WITH Queensland’s harvest all but over, the northern market is trading sideways and in minimal volume as near-term homes get harder to find.
Consumers generally are seen as covered into February, although the contrasting cooler weather in Victoria, southern New South Wales and eastern South Australia is likely to throw up a few shorts this month if a pronounced time gap appears between the northern and southern harvest.
Southern values have softened slightly as yield prospects appear shored up by recent rain, while in the north, forecasts for up to 50mm into next week have buoyed hopes for planting dryland sorghum.
|Sorghum Downs||Mar-Apr $440||$440|
Table 1: Indicative prices in Australian dollars per tonne.
North passes harvest peak
Trade activity in the northern market has slowed to a trickle now that harvest is past its peak in all regions bar the later Liverpool Plains.
Prospects of even an average-sized sorghum crop being harvested on the Downs or north-west NSW look slim due to very dry conditions, but growers who get around 50mm might chance planting, even if their subsoil moisture reserves are depleted.
Trade sources report a hiatus in barley boats coming into Brisbane from South Australia and Western Australia as both states concentrate on exporting new crop, and domestic demand in the northern market centres on local and southern supplies.
“There are no boats at the moment; the market’s not paying to bring it around by ship when they can get it by road,” one trader said.
“It’s been a small harvest, and there are plenty of trucks you can book for 10c/km.”
However, expensive fuel prices may push up the road rate in coming weeks.
Traders report barley off the header is coming up by road from Central West NSW, with the Downs market at $90/t over Melbourne justifying pushing it north instead of south, or to port.
While execution of previously booked sales continues at pace, new business is limited.
“We struggle to find prompt homes for anything the grower offers us; most of the feedlots are filled up,” another trader said.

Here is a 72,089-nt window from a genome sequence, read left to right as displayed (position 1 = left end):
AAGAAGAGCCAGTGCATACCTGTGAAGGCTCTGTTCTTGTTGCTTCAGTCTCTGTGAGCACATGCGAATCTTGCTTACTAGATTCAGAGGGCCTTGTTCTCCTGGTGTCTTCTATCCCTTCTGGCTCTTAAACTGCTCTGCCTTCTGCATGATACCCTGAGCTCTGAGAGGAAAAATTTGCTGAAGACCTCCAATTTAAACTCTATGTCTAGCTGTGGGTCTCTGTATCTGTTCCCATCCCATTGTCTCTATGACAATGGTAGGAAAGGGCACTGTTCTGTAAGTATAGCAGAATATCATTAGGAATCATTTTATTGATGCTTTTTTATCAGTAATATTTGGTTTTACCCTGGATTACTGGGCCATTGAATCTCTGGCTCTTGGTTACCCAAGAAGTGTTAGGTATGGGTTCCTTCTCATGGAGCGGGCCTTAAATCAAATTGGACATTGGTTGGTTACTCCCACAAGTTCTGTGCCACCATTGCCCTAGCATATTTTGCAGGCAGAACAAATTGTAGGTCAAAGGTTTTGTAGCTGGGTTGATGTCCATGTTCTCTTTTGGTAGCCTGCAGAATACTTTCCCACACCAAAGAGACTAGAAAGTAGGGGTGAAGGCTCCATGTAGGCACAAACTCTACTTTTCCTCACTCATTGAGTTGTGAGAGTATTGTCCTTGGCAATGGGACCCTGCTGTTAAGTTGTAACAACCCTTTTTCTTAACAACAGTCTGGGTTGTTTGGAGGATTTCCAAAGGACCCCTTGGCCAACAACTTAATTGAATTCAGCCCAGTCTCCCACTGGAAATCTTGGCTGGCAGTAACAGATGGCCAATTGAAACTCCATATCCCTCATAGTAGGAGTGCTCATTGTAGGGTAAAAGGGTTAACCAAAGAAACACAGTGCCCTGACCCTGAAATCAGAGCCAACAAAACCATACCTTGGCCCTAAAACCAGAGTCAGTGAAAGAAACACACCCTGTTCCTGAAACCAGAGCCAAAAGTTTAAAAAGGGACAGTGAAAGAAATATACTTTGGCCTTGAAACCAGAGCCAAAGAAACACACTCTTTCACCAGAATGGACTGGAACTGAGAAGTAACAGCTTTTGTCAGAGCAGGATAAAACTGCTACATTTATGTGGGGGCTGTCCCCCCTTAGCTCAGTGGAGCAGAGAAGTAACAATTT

“Some growers are keeping their grain on farm; it’s not a big harvest, so they have room to store what they don’t want to sell now.”
Exporters and flour mills are buying Hard 1 and Prime Hard 1 and 2 wheat.
“Everything H2 and below is going down an animal’s throat.”
“Wheat is good quality, but there’s not a lot of high protein; anything that’s H2 is just making H2 at 11.5 percent protein; we’re not seeing 12s.”
“Demand for H2 in the market has now moved into Jan-Feb; nearby is covered.”
Low proteins mean more malting barley than was expected has been produced in Qld and northern NSW, but with the north’s domestic malting requirements covered, the feed market is the only option for growers wanting to sell off the header.
“The crop in the north is a month earlier than normal; homes have filled up very quickly.”
“If it doesn’t rain, Qld’s harvest everywhere but on the Inner Downs will be finished.”
Slower start in south
Harvesting of barley and windrowing and harvesting of canola is nearing full pace in central NSW and in the western Riverina, and is starting to move into slopes country.
Peters Commodities Riverina-based trader Peter Gerhardy said some growers were selling canola for around $620/t depot for seed with 45pc oil.
“Some farmers are saying: ‘I’ll take the money and run’,” Mr Gerhardy said.
He said the north’s feedgrain demand, which is expected to exhaust local supplies some time next quarter, and the growers’ own on-farm demand for sheep and cattle, where tempering off-the-header sales of barley.
“Growers have got one eye on the weather; there’s a lot of mixed farming down here, and they don’t want to be running out of grain if they need to feed their animals with this El Niño around.
“Once growers put grain in on-farm storage, they’re not going to bring it out in December, January or February; it’ll be in there for a while.”
Mr Gerhardy said buying interest in the southern region is thin ahead of the Victorian harvest hitting its straps.
“Consumers are full now and sitting out for new-crop, which will be lobbing into Melbourne in a fortnight or so.”
Barley on-farm in the Mallee is trading at around $290/t, and the strength of the Downs market is enough to keep dragging it north by road, even with around $115/t in road.
While conditions in the Victorian Wimmera and surrounds have been unseasonably cool, crops are ripening at a cracking pace in South Australia outside its South East.
Major SA bulk handler Viterra today stated that its October 2023 deliveries totalling 925,000t have set a new record for October intake.
“We welcomed deliveries to our sites earlier than usual this season, with growers harvesting two to four weeks ahead of a typical harvest,” Viterra said in a social media post.
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